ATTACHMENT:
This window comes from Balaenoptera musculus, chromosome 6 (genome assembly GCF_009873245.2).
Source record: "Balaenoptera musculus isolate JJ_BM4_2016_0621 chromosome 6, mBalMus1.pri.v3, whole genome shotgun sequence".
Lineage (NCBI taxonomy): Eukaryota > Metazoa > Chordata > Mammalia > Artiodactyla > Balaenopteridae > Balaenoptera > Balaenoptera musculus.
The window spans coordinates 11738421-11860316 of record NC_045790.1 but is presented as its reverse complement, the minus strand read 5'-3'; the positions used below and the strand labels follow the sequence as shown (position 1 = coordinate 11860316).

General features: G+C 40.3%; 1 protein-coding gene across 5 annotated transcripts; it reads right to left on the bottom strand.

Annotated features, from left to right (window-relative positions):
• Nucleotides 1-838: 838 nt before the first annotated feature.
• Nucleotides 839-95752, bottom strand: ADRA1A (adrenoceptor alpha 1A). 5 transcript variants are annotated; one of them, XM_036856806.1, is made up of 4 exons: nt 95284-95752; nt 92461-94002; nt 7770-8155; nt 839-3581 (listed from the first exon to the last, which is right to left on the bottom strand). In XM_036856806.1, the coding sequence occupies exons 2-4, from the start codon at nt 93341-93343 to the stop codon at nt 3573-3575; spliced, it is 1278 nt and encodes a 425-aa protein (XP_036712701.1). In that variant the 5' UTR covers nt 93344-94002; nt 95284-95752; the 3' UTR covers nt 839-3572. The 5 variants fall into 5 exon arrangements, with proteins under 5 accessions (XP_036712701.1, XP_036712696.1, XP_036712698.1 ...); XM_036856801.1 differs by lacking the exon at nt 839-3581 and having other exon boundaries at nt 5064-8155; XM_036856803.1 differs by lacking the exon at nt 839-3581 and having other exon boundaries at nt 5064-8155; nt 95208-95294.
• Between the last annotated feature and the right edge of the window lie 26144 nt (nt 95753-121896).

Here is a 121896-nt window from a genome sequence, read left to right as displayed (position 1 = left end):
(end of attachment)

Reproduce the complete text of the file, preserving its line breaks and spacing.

This window comes from Balaenoptera musculus, chromosome 6 (genome assembly GCF_009873245.2).
Source record: "Balaenoptera musculus isolate JJ_BM4_2016_0621 chromosome 6, mBalMus1.pri.v3, whole genome shotgun sequence".
Lineage (NCBI taxonomy): Eukaryota > Metazoa > Chordata > Mammalia > Artiodactyla > Balaenopteridae > Balaenoptera > Balaenoptera musculus.
The window spans coordinates 11738421-11860316 of record NC_045790.1 but is presented as its reverse complement, the minus strand read 5'-3'; the positions used below and the strand labels follow the sequence as shown (position 1 = coordinate 11860316).

General features: G+C 40.3%; 1 protein-coding gene across 5 annotated transcripts; it reads right to left on the bottom strand.

Annotated features, from left to right (window-relative positions):
• Nucleotides 1-838: 838 nt before the first annotated feature.
• Nucleotides 839-95752, bottom strand: ADRA1A (adrenoceptor alpha 1A). 5 transcript variants are annotated; one of them, XM_036856806.1, is made up of 4 exons: nt 95284-95752; nt 92461-94002; nt 7770-8155; nt 839-3581 (listed from the first exon to the last, which is right to left on the bottom strand). In XM_036856806.1, the coding sequence occupies exons 2-4, from the start codon at nt 93341-93343 to the stop codon at nt 3573-3575; spliced, it is 1278 nt and encodes a 425-aa protein (XP_036712701.1). In that variant the 5' UTR covers nt 93344-94002; nt 95284-95752; the 3' UTR covers nt 839-3572. The 5 variants fall into 5 exon arrangements, with proteins under 5 accessions (XP_036712701.1, XP_036712696.1, XP_036712698.1 ...); XM_036856801.1 differs by lacking the exon at nt 839-3581 and having other exon boundaries at nt 5064-8155; XM_036856803.1 differs by lacking the exon at nt 839-3581 and having other exon boundaries at nt 5064-8155; nt 95208-95294.
• Between the last annotated feature and the right edge of the window lie 26144 nt (nt 95753-121896).

Here is a 121896-nt window from a genome sequence, read left to right as displayed (position 1 = left end):